Armenia’s ruling party has warned that the country will have no choice but to arrest Russian President Vladimir Putin if he comes to Armenia.
The International Criminal Court (ICC) earlier this month issued an arrest warrant for Putin over alleged war crimes in Ukraine, specifically his alleged involvement in the illegal deportation of children from Ukraine. But the ICC does not have the power to enforce its warrants, and since Russia does not recognize the court’s jurisdiction, much of its enforcement will depend on the willingness of other countries to step in if Putin travels.
“If Putin comes to Armenia, he should be arrested… It is better for Putin to stay in his country,” Gagik Melkonyan, deputy of the Armenian National Assembly, said this week, according to a Moscow times Translation of an interview with Factor.am. “If we enter into these agreements, we must fulfill our commitments. Let Russia solve its problems with Ukraine.”
The decision by Armenia’s ruling party, which is part of a Russian-led collective defense organization, stands in stark contrast to other Kremlin allies, who have not shirked loyalty to Moscow. Hungary, which has close ties with Russia, announced last week that it would not execute the International Criminal Court’s arrest warrant for Putin.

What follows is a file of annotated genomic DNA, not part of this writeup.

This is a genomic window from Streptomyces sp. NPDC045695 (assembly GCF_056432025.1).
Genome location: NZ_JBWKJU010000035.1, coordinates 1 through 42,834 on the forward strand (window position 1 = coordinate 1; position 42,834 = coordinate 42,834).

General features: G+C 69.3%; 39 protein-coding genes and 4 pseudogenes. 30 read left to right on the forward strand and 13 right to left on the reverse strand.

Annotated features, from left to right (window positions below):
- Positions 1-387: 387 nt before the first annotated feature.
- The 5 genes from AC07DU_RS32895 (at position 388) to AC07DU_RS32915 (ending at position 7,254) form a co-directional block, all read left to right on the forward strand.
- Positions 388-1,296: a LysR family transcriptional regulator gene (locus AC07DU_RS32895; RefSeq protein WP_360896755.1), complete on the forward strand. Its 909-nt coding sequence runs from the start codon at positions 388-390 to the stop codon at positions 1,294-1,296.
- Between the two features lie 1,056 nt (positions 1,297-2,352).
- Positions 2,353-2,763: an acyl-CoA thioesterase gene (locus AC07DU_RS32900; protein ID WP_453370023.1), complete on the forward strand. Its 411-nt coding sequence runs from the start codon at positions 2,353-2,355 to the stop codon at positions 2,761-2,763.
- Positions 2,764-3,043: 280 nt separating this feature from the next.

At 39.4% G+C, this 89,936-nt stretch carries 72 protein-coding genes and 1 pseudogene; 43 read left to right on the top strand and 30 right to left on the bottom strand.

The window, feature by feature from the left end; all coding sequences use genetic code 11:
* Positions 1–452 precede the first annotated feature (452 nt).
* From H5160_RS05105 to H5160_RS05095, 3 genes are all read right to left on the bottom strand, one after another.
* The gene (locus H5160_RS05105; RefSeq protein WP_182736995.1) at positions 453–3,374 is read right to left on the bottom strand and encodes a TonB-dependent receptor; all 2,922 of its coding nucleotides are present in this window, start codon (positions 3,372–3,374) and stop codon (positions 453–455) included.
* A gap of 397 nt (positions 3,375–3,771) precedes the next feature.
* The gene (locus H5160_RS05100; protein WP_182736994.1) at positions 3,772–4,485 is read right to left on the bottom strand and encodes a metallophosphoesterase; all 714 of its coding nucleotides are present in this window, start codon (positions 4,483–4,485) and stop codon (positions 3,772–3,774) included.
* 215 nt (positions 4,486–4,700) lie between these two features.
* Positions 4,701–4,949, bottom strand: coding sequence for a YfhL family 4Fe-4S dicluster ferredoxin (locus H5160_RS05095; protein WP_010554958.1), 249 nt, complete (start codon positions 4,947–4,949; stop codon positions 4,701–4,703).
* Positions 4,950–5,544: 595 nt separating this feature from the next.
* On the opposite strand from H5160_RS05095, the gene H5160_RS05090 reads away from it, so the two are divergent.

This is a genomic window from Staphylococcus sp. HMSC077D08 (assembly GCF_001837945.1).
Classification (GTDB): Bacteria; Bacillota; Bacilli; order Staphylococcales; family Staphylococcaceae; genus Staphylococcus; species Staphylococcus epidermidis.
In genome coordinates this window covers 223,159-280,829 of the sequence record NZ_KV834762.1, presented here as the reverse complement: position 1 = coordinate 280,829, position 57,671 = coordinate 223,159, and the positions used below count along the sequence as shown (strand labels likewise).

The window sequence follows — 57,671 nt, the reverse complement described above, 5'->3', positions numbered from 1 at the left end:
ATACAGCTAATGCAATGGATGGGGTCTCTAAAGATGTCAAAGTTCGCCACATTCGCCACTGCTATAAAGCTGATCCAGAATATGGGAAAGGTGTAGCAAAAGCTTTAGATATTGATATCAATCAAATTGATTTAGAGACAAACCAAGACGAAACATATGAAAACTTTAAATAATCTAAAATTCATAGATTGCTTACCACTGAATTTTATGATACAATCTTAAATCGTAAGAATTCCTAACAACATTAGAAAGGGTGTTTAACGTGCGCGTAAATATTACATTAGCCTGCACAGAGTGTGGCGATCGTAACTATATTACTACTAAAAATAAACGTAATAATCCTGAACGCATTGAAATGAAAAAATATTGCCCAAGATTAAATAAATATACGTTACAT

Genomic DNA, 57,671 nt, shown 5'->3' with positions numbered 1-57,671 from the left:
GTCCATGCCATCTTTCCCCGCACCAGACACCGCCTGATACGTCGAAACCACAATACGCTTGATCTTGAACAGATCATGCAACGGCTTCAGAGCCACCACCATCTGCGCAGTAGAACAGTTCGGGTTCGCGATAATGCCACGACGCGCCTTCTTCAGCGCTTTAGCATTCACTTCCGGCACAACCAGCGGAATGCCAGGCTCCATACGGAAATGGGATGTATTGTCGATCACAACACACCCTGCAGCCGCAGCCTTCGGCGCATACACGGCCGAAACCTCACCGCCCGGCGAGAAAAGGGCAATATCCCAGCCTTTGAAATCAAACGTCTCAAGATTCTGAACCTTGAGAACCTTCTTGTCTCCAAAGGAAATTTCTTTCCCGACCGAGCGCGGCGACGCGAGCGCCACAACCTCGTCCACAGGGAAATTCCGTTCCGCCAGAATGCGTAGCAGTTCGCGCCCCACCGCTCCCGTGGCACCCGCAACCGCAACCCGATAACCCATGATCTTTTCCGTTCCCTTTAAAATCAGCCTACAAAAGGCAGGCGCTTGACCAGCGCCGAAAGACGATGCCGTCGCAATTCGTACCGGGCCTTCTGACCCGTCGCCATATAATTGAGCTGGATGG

Though Armenia is technically a Russian ally — as part of the Collective Security Treaty Organization (CSTO) — Armenia’s decision is just the latest indication that the country is ready to take matters into its own hands and hold Putin accountable pull. Just last week, Armenia took steps that will pave the way for ratification of the Rome Statute, the treaty that established the International Criminal Court.
“If we enter into these agreements, we must fulfill our obligations,” Melkonyan said.
According to a Russian Foreign Ministry source, the Kremlin has reprimanded Armenia for the idea of joining the Rome Statute.
“Moscow regards official Yerevan’s plans to accede to the Rome Statute of the International Criminal Court as totally unacceptable in light of the ICC’s recent illegal and void ‘arrest warrants’ against the Russian leadership,” the source said earlier this week. according to TASS.
The Russian Foreign Ministry warned that if it continues, there would be “extremely negative” consequences for Armenia.
But Armenia is not alone, and other countries are joining forces in plans to arrest Putin. Ireland, Croatia, Austria and Germany have each pledged to enforce the arrest warrant.
The decision in Armenia suggests that more than a year into the conflict, Russia’s allies are becoming more willing by the day to question Moscow’s judgment on the war in Ukraine.
Indian officials have expressed concern about Putin’s war in Ukraine, pushing against conflict and the use of nuclear weapons in the war. Chinese President Xi Jinping was also caught off guard by Putin’s invasion, according to US intelligence, and was dismayed at the way he was carrying it out.